EU's Economic Failures Are To Blame! - Economist On Catalonia's Independence

© REUTERS / Francois LenoirCatalan Raimon Castellvi wears a flag with an Estelada (Catalan separatist flag) as he protests outside the European Commission in Brussels after Sunday's independence referendum in Catalonia, Belgium, October 2, 2017.
Catalan Raimon Castellvi wears a flag with an Estelada (Catalan separatist flag) as he protests outside the European Commission in Brussels after Sunday's independence referendum in Catalonia, Belgium, October 2, 2017. - Sputnik International
The EU has once again voiced its support to Spain, following Catalonia's official declaration of independence and Madrid's imposition of direct rule on the region. Sputnik has discussed the causes and possible economic ramifications of the ongoing crisis with the Head of the School of Economics at Kingston University London, Steve Keen.

Sputnik: Quite extraordinary scenes this afternoon in Catalonia. Are you surprised it's come to this?

Steve Keen: No, I am not. One thing that we tend to forget is that the last fascist dictator to die in his sleep was the last fascist ruler of Spain. So there's a deep tendency for authoritarian reactions in that country. But in the meantime, the real story I think is the impact of the euro causing effectively depressions through southern Europe. And areas that were rich before the euro came are the ones that are leading revolts against it right now.

Catalonia, of course, is the prime example!

Sputnik: People see this as a problem for Spain, but isn't it a bit of a problem for the EU too?

Steve Keen: Absolutely! The EU has completely sided with Spain, the only thing it did was acknowledge that the actual referendum was illegal. It didn't make any mention of the heavy-handed treatment by the Spanish police and of the enforcing of that judgment. They should have been far more sensible simply ignoring it. The EU has aligned itself here with basically suppressing democratic tendencies inside its own member countries. 

Sputnik: Do you think that's actually recognized by the European public? Or has it gone unnoticed?

Barcelona residents wait for the Parliament to announce the results of the referendum on the independence of Catalonia - Sputnik International
Anticonstitutional, Wrong: World Leaders React to Catalan Independence
Steve Keen: I think it's gone unnoticed because the real reason to form the European Union was to bring about European unity. And that was, of course, a noble aim after the Second World War. But the mistake was the economic system into which it was imposed. And if you're trying to bring about economic democracy of a continental level, when you don't have a treasury at the same time and you don't have a way of equalising the impact of trade imbalances, which is what removing the flexible exchange rates prior to the euro ended up causing, then you have a system which will end up causing crisis after crisis.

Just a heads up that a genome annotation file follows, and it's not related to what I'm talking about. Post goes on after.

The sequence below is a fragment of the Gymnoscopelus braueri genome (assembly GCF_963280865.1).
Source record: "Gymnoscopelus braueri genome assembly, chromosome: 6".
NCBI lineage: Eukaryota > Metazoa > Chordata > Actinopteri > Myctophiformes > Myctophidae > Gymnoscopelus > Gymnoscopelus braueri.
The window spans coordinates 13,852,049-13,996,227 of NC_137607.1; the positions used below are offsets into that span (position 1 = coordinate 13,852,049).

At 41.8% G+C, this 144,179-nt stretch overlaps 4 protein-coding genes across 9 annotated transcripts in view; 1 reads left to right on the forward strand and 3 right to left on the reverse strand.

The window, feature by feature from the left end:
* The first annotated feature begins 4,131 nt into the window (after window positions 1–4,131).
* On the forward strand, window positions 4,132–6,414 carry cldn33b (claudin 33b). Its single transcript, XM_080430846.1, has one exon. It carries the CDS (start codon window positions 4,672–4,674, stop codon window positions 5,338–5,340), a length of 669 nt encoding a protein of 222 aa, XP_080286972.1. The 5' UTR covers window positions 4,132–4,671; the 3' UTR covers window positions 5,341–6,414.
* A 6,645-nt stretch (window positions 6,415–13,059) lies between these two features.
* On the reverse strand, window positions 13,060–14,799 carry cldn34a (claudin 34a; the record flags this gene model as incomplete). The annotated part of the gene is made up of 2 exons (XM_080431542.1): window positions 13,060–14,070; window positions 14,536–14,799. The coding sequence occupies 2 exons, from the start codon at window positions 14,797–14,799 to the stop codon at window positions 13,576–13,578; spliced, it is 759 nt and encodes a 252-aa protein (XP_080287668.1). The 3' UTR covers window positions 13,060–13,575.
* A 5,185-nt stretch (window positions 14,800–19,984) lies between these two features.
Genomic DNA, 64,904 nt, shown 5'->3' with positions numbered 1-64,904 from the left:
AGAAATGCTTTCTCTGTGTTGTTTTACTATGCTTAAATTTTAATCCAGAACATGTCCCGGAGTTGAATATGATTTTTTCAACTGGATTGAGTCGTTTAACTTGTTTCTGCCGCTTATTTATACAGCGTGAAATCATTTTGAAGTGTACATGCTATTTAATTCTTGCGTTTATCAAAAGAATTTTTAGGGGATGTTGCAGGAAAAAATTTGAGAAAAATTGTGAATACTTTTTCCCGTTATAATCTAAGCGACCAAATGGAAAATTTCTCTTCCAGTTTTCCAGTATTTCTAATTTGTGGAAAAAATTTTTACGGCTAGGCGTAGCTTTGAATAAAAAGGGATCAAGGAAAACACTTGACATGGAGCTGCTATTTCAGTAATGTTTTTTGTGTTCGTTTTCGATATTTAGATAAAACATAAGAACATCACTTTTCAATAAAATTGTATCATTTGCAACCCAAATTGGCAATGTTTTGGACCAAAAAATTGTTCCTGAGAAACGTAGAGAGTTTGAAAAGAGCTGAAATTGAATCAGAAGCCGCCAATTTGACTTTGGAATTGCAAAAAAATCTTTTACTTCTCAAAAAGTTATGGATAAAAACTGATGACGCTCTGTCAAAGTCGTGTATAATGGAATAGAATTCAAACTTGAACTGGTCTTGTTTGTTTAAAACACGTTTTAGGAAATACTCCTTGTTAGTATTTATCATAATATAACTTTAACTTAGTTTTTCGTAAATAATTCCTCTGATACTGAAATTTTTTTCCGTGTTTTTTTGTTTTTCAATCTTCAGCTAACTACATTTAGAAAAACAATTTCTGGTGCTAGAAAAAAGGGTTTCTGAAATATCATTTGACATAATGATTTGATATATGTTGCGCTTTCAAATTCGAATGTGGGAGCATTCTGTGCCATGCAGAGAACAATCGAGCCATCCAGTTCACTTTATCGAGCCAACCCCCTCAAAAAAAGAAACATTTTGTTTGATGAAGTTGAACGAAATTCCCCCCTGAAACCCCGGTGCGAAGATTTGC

Which is, of course, what happened with the global financial crisis leading to great-depression-levels of unemployment in Spain. And they're still at 17% of the population. For everyone who thinks that the European Union is about unifying Europe — this is a great example of it actually causing Europe to fragment.

Sputnik: Of course stock prices in Madrid slid this morning before the Catalonia declaration. It doesn't look good for the Spanish economy, all this uncertainty, does it?

Catalan President Carles Puigdemont sings the Catalan anthem inside the parliament after a vote on independence in Barcelona, Spain, Friday, Oct. 27, 2017. - Sputnik International
'Catalonia Could Be Foundation for What Will Happen Across the EU' - Economist
Steve Keen: No, and of course this is another thing: Barcelona, obviously, is a major tourist destination. And obviously, there are going to be people canceling flights etc on that front…. And the impact of the political as well as economic uncertainty is going to damage Spain. And this is, of course, a very heavy-handed reaction: they've turned something that could have been simply ignored into an absolute political and constitutional crisis at the Spanish level and of course now at the European as well.

Sputnik: Do you think that we'll see the backlash from all of this? Those other European countries will either benefit or be affected by these economic issues in Spain?

Steve Keen: Well tourism is obviously going to go to other European places rather than Spain…this is a sort of important but rather minor economic impact. I think the major thing is that for a while this is going to suppress other people thinking about independence votes in the medium term, but in a slightly longer perspective people are going to say: "This is a system we should be leaving rather than staying in!"

So, I think the European Union is just making more problems for itself by not acknowledging the extent to which its policies have caused economic decline and now — political division!

To participate in the discussion
log in or register
Заголовок открываемого материала